Gremolata: A Classic Italian Condiment

Quick gremolata recipe

The Spruce

Prep: 10 mins
Cook: 0 mins
Total: 10 mins
Servings: 6 servings
Nutritional Guidelines (per serving)
39 Calories
0g Fat
9g Carbs
2g Protein
See Full Nutritional Guidelines Hide Full Nutritional Guidelines
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Nutrition Facts
Servings: 6
Amount per serving
Calories 39
% Daily Value*
Total Fat 0g 0%
Saturated Fat 0g 0%
Cholesterol 0mg 0%
Sodium 57mg 2%
Total Carbohydrate 9g 3%
Dietary Fiber 1g 3%
Protein 2g
Calcium 52mg 4%
*The % Daily Value (DV) tells you how much a nutrient in a food serving contributes to a daily diet. 2,000 calories a day is used for general nutrition advice.
(Nutrition information is calculated using an ingredient database and should be considered an estimate.)

Gremolata is an Italian condiment made from finely minced parsley, garlic, and lemon zest. It adds brightness and freshness to dishes like braised meats that might otherwise be a bit heavy or one-note in flavor. Gremolata is traditionally served with veal, especially the classic braised veal dish osso buco, but it also goes well with lamb and is an excellent accompaniment to fish and seafood dishes.

For a true gremolata, the parsley and garlic need to be chopped pretty finely. You might be tempted to toss all the ingredients in a food processor, but the machine will turn the parsley into a wet, stringy mess and will rip up the garlic, causing it to release sulfur-based compounds that produce intense heat and a bitter flavor. Although more time consuming and labor-intensive, it is best to chop the herb and garlic with a sharp knife.

Ingredients

  • 1 bunch Italian flat-leaf parsley
  • 1 clove garlic (peeled)
  • 1 teaspoon lemon zest
  • Kosher salt to taste
  • Freshly ground black pepper to taste

Steps to Make It

  1. Gather the ingredients.

    Gremolata recipe
    The Spruce
  2. Wash and thoroughly dry the parsley.

    Wash and dry parsley
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  3. Remove the leaves and finely mince them using a sharp knife until you have about 2 tablespoons worth.

    Chop parsley
    The Spruce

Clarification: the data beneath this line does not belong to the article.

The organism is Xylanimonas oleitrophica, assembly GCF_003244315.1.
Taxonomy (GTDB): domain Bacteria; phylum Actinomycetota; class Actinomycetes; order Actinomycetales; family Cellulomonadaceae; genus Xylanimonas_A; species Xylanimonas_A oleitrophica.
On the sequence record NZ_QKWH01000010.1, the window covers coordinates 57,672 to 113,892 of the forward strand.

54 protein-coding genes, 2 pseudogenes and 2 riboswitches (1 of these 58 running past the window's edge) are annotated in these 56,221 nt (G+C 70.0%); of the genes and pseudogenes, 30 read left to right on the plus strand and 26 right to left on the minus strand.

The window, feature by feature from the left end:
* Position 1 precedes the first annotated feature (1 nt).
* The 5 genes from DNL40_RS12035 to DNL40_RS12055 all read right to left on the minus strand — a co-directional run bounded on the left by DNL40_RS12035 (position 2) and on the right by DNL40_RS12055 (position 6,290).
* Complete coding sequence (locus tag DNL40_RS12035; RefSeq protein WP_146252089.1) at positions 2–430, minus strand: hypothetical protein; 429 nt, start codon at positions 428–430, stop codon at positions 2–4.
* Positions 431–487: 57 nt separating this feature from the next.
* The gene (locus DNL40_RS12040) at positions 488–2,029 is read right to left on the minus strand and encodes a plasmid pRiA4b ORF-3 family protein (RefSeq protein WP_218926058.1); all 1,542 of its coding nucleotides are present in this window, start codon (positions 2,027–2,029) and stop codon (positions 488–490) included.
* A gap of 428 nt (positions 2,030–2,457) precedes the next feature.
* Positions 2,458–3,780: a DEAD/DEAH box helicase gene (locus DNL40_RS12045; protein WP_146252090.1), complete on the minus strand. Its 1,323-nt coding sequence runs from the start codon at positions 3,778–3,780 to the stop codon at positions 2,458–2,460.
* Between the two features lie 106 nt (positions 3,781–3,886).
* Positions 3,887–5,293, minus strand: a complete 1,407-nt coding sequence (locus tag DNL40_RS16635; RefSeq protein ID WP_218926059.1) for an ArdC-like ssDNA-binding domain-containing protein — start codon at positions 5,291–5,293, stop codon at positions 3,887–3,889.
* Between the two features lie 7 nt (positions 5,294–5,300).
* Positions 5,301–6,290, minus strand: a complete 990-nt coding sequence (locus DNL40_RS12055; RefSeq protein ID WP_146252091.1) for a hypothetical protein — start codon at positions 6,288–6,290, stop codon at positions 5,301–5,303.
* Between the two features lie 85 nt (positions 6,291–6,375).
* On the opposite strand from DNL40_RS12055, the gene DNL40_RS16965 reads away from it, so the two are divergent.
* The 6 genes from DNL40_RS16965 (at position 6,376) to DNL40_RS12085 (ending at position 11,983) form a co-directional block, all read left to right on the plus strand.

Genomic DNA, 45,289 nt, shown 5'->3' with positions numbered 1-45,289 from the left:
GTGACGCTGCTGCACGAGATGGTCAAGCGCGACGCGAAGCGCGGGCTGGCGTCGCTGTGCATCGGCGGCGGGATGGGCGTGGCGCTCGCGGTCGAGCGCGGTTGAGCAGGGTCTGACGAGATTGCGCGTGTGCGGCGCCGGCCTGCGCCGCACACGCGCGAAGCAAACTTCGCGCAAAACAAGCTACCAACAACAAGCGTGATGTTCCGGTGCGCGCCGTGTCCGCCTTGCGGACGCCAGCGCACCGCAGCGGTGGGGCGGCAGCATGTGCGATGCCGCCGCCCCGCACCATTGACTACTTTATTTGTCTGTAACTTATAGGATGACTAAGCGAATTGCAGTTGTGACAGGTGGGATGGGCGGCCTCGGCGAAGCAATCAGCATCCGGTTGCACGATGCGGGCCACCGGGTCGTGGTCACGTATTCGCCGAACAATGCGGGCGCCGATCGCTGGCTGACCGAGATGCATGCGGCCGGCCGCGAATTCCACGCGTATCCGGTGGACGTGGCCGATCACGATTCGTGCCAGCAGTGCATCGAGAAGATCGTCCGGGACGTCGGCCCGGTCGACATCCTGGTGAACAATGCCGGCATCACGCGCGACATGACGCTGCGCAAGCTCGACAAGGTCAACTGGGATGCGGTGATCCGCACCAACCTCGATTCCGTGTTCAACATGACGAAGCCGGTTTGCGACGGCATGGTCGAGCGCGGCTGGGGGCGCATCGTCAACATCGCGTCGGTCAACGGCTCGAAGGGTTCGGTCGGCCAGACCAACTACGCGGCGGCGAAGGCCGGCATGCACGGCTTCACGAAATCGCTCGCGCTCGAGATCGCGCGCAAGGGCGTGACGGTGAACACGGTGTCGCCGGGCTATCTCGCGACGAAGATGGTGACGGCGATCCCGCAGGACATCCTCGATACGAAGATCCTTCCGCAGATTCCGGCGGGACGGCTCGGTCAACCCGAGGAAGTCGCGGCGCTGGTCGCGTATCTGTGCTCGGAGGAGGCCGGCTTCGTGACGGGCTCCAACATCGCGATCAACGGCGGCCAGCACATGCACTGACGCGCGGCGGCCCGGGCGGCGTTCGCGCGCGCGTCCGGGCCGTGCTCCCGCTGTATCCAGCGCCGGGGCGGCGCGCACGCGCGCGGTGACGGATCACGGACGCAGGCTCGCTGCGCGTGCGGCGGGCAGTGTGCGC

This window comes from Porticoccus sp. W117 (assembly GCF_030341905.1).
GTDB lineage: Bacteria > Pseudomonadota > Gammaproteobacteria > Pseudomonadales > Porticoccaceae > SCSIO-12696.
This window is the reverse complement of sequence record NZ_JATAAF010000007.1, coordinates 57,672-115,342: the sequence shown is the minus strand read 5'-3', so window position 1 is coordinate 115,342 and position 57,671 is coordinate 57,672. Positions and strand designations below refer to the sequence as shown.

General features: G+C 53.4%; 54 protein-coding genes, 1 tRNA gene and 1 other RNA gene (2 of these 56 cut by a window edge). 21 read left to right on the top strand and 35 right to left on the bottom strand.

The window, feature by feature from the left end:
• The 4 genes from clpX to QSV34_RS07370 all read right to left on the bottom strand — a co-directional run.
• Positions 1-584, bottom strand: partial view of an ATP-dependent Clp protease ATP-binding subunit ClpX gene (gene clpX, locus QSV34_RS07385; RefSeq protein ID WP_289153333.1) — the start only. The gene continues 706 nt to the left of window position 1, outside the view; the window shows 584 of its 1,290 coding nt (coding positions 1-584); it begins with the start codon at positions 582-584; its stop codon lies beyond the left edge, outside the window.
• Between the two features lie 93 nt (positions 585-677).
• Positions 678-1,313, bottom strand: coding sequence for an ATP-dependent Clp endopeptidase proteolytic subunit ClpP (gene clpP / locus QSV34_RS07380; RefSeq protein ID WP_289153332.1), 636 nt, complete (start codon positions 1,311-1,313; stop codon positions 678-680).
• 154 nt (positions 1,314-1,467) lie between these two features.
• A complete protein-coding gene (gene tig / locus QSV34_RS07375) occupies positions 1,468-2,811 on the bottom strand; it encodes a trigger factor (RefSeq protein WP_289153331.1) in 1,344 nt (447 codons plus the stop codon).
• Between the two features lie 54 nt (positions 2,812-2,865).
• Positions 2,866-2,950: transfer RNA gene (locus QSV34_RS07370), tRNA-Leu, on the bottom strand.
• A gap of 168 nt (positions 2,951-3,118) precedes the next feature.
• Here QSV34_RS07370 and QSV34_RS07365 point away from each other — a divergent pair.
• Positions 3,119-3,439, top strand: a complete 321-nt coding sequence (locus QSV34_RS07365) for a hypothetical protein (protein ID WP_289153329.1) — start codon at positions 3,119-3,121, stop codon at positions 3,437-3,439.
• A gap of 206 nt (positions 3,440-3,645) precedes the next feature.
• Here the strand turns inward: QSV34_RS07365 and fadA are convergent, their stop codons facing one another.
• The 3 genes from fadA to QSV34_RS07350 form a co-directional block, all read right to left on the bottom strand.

4. Finely mince the garlic.

    Remove garlic
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  5. Combine all of the ingredients in a bowl and season to taste with Kosher salt and black pepper.

    Combine ingredients in a bowl
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  6. To help release all of the flavors, pound the ingredients together with a mortar and pestle or use the back of a spoon or the bottom of a glass.

    Use mortar and pestle
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  7. Serve as a garnish on meat or fish and enjoy.

Tips

  • Since the garlic is eaten raw, it's important that you use the freshest possible. Make sure it is not sprouted, yellowed, or browning. The clove should be firm and free of any soft spots.
  • To quickly dry the parsley, shake the leaves, and then roll the parsley in a paper towel. Let it sit for a minute or two to absorb the water.
  • When zesting citrus, make sure to only remove the colorful outer skin and not the white layer underneath. The white pith is bitter tasting and will ruin the dish.
  • If you prefer finer pieces of garlic, you can use a microplane or grater instead of mincing with a knife. If done before zesting the lemon, the lemon will "clean away" any garlic smell from the tool.

Recipe Variations

  • With the addition of a decent amount of good olive oil, this gremolata becomes a terrific marinade.
  • Adding both olive oil and a splash of flavored vinegar will turn the condiment into a refreshing salad dressing.
  • Gremolata is a lot like pesto, and just as there are variations of pesto, you can get creative with your gremolata as well. Try substituting different greens for the parsley, like basil, cilantro, mint, or spinach. Some chopped scallions, ground peanuts, or even fresh horseradish can flavor the condiment in different ways.